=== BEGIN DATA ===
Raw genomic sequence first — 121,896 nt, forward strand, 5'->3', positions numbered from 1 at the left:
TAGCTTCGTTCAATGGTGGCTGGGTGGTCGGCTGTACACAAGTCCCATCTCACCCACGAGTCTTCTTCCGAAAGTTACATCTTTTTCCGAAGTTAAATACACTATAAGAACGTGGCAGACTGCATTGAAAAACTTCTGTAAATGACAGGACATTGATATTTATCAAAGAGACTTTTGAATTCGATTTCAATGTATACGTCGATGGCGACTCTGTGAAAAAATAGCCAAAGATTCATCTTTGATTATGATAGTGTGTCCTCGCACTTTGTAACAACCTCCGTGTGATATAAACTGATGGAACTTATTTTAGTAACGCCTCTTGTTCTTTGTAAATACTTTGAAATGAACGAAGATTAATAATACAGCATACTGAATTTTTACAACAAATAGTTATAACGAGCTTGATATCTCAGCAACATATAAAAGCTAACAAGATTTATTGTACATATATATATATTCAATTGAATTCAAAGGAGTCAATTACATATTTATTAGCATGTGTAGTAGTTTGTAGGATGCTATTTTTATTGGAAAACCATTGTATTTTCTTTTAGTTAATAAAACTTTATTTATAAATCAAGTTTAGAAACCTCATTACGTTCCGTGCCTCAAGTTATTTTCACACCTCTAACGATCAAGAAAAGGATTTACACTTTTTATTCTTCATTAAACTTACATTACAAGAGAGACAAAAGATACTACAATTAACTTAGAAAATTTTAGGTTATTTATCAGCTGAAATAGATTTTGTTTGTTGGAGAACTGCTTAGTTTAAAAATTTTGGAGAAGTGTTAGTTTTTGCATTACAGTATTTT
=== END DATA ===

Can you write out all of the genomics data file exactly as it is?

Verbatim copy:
Raw genomic sequence first — 121,896 nt, forward strand, 5'->3', positions numbered from 1 at the left:
TAGCTTCGTTCAATGGTGGCTGGGTGGTCGGCTGTACACAAGTCCCATCTCACCCACGAGTCTTCTTCCGAAAGTTACATCTTTTTCCGAAGTTAAATACACTATAAGAACGTGGCAGACTGCATTGAAAAACTTCTGTAAATGACAGGACATTGATATTTATCAAAGAGACTTTTGAATTCGATTTCAATGTATACGTCGATGGCGACTCTGTGAAAAAATAGCCAAAGATTCATCTTTGATTATGATAGTGTGTCCTCGCACTTTGTAACAACCTCCGTGTGATATAAACTGATGGAACTTATTTTAGTAACGCCTCTTGTTCTTTGTAAATACTTTGAAATGAACGAAGATTAATAATACAGCATACTGAATTTTTACAACAAATAGTTATAACGAGCTTGATATCTCAGCAACATATAAAAGCTAACAAGATTTATTGTACATATATATATATTCAATTGAATTCAAAGGAGTCAATTACATATTTATTAGCATGTGTAGTAGTTTGTAGGATGCTATTTTTATTGGAAAACCATTGTATTTTCTTTTAGTTAATAAAACTTTATTTATAAATCAAGTTTAGAAACCTCATTACGTTCCGTGCCTCAAGTTATTTTCACACCTCTAACGATCAAGAAAAGGATTTACACTTTTTATTCTTCATTAAACTTACATTACAAGAGAGACAAAAGATACTACAATTAACTTAGAAAATTTTAGGTTATTTATCAGCTGAAATAGATTTTGTTTGTTGGAGAACTGCTTAGTTTAAAAATTTTGGAGAAGTGTTAGTTTTTGCATTACAGTATTTT